Home movies: Alvin, Elmo, Franco, Viggo, Hanks, Largo, Jolie, Icelandic Jitters and Jonah in Sitter

March 29, 2012

Alvin & the Chipmunks: Chipwrecked (G, 87 minutes) — Like a lot of pure products of America, Chipwrecked is bright, shiny, shrill, immaculately realized and utterly depressing. In this episode, Alvin and the gang take a Carnival Cruise and get stranded on an island. With the unsinkable David Cross. Grade: 80

Being Elmo: A Puppeteer’s Journey (PG, 80 minutes) — A sweet and uplifting movie about a very nice man, Kevin Clash, who realized his childhood dream of becoming a Muppet manipulator and created Sesame Street’s beloved Elmo. Grade: 88

The Broken Tower (Unrated, 99 minutes): The usually reliable James Franco wrote, directed and stars as the suicidal poet Hart Crane in this interesting but cinematically dubious adaptation of Boston College professor Paul Mariani’s similarly titled biography of the poet. Francophiles will note that this feels like a spiritual sequel to the polarizing Howl, which happened to be about another gay American poet, Allen Ginsberg. If you liked that film, you’ll probably feel the same about this one, though it’s easier to admire Franco’s intellectual curiosity than sit through this one. With the unsinkable Michael Shannon. Grade: 83

A Dangerous Method (R, 99 minutes) — A coolly formal period piece about the invention of psychotherapy and the rivalry between Sigmund Freud (Viggo Mortensen) and Carl Jung (Michael Fassbender). And while the film’s subject matter might seem tailor-made for David Cronenberg, the former foremost practitioner of venereal horror seems to have completely wiped his fingerprints from the crime (mise-en-)scene. Camera movements are restrained and deliberate; the actors appear outwardly calm and refined as their minds reel and rebel against convention.
Cronenberg’s comments are largely constrained to the subtle placement of his actors in the frame, to suggest the ever shifting power dynamic among the characters, who form a kind of love triangle. If you didn’t know better, you might mistake A Dangerous Method for a lost Merchant-Ivory production. Almost, but not quite, sunk by an overplayed performance by Keira Knightley as Sabina Spielrein. Grade: 87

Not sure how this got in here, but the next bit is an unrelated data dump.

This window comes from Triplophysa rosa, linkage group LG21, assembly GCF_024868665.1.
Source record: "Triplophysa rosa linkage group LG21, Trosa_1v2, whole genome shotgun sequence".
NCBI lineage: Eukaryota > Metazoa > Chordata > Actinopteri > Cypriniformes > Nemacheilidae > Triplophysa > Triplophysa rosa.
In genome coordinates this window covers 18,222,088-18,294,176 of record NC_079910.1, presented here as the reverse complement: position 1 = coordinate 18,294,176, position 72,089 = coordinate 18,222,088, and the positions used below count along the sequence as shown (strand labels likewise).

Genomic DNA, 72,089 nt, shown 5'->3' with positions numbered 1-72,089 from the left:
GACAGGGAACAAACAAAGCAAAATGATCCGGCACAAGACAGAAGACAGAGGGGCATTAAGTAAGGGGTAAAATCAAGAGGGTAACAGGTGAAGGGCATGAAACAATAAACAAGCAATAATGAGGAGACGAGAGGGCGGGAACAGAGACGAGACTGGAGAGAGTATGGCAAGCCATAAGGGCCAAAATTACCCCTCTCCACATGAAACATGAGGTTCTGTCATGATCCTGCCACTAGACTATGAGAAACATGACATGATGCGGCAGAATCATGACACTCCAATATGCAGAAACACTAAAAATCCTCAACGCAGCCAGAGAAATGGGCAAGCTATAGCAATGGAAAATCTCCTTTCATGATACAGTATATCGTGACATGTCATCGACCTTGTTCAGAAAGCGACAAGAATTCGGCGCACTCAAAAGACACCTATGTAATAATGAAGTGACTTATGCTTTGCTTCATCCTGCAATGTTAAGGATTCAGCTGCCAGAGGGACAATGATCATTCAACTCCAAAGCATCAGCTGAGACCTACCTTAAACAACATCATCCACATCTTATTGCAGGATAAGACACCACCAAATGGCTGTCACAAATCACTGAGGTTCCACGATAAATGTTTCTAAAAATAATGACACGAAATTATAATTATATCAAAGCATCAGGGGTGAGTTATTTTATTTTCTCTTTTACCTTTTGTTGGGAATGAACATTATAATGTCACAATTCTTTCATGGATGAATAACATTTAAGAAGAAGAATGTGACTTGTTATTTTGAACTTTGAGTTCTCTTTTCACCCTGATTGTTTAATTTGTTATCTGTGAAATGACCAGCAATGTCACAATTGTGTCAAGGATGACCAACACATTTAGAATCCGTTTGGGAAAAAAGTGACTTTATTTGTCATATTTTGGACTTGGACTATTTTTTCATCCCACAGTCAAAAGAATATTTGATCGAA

Extremely Loud & Incredibly Close (PG-13, 130 minutes) — A perfectly reasonable attempt to dramatize (and therefore contain) the shattering reverberations of the terrorist attacks of Sept. 11, 2001. Of course, there are some who will find the very idea of such a film morally repugnant and reductive, just as there are people who resist any cinematic portrayal of the Holocaust. (My own idea is that we ought not proscribe artists from making use of whatever materials they will to try to shock and awe us into feeling.)
That said, there’s nothing very special about ELIC, other than the remarkable Max von Sydow and a preternaturally alert performance by young Thomas Horn, the 13-year-old Jeopardy! champion who plays Oskar Schell, the precocious 9-year-old at the center of the movie. Grade: 87

The Heir Apparent: Largo Winch (Not rated, 108 minutes) — Wild, European action film based on a Belgian graphic novel stars Tomer Sisley as the titular heir, the secret adoptive son of a billionaire who — after his father is murdered — has to prove his legitimacy, find the killers and stop them from taking over his financial empire. With a slumming Kristin Scott Thomas. Grade: 85

In the Land of Blood and Honey (R, 147 minutes) — Angelina Jolie’s directorial and screenwriting debut — a story of “love and survival” set against the Bosnian war — is a bright sophomore’s attempt at didactic fiction. It is derivative (most clearly of German writer-director Hans-Christian Schmid’s superlative 2009 film Storm) and, at uncomfortable times, risible. Had it been attempted by anyone other than an A-list celebrity, it would never have been made — or at least not presented on the present scale. Still, she’s not an untalented director; the problems are more with her taste than her execution. Grade: 79

Jitters (Not rated, 95 minutes ) — Better than average Icelandic teen drama — and you will remember that your monkey is the world expert on Icelandic cinema, having seen that movie about the obstinate ram — that some people compare to the British TV show Skins (which I’ve never seen). Handsome cast and a realistic, relatable script that only occasionally slips into melodrama. Grade: 86

The Sitter (R, 81 minutes)‚ — The truth is, I decided not to watch this after hearing it lambasted by friends lamenting the downward spiral of David Gordon Green, a genuinely talented director who seems determined to pursue a carrer built on downmarket stoner comedy. (Real termite art?) But then a review disc showed up (late) and I put the digital copy on my iPad and watched it at the gym. It’s not nearly as bad as I’d heard, and it does nothing to tramnish Jonah Hill’s reputation as a cerebral comedian. Sure, it sucks, but it’s not the disaster people said it was. Grade: 85


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